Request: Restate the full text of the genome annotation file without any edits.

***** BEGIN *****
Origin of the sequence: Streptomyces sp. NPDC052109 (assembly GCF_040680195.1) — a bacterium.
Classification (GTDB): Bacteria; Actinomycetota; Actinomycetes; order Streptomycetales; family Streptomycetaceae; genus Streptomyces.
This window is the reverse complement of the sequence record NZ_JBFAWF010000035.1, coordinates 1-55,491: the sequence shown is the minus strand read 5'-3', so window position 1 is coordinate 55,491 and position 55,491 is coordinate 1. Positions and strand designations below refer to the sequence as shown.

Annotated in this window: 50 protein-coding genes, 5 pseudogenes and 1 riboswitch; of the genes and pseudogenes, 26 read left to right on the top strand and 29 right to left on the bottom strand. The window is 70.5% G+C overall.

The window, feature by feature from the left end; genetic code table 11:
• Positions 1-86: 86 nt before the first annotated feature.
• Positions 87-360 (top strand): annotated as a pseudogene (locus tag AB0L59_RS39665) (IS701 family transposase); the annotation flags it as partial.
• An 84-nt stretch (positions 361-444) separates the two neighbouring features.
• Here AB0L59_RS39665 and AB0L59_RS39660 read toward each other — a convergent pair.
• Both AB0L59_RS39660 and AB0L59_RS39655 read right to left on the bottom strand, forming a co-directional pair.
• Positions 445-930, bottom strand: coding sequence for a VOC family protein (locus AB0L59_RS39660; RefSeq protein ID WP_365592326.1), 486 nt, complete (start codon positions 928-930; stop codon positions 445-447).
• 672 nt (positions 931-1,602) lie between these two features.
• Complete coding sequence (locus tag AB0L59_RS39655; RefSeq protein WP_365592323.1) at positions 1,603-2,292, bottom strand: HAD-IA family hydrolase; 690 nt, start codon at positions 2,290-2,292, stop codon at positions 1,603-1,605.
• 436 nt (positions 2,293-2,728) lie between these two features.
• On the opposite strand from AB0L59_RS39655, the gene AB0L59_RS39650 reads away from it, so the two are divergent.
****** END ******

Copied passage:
Origin of the sequence: Streptomyces sp. NPDC052109 (assembly GCF_040680195.1) — a bacterium.
Classification (GTDB): Bacteria; Actinomycetota; Actinomycetes; order Streptomycetales; family Streptomycetaceae; genus Streptomyces.
This window is the reverse complement of the sequence record NZ_JBFAWF010000035.1, coordinates 1-55,491: the sequence shown is the minus strand read 5'-3', so window position 1 is coordinate 55,491 and position 55,491 is coordinate 1. Positions and strand designations below refer to the sequence as shown.

Annotated in this window: 50 protein-coding genes, 5 pseudogenes and 1 riboswitch; of the genes and pseudogenes, 26 read left to right on the top strand and 29 right to left on the bottom strand. The window is 70.5% G+C overall.

The window, feature by feature from the left end; genetic code table 11:
• Positions 1-86: 86 nt before the first annotated feature.
• Positions 87-360 (top strand): annotated as a pseudogene (locus tag AB0L59_RS39665) (IS701 family transposase); the annotation flags it as partial.
• An 84-nt stretch (positions 361-444) separates the two neighbouring features.
• Here AB0L59_RS39665 and AB0L59_RS39660 read toward each other — a convergent pair.
• Both AB0L59_RS39660 and AB0L59_RS39655 read right to left on the bottom strand, forming a co-directional pair.
• Positions 445-930, bottom strand: coding sequence for a VOC family protein (locus AB0L59_RS39660; RefSeq protein ID WP_365592326.1), 486 nt, complete (start codon positions 928-930; stop codon positions 445-447).
• 672 nt (positions 931-1,602) lie between these two features.
• Complete coding sequence (locus tag AB0L59_RS39655; RefSeq protein WP_365592323.1) at positions 1,603-2,292, bottom strand: HAD-IA family hydrolase; 690 nt, start codon at positions 2,290-2,292, stop codon at positions 1,603-1,605.
• 436 nt (positions 2,293-2,728) lie between these two features.
• On the opposite strand from AB0L59_RS39655, the gene AB0L59_RS39650 reads away from it, so the two are divergent.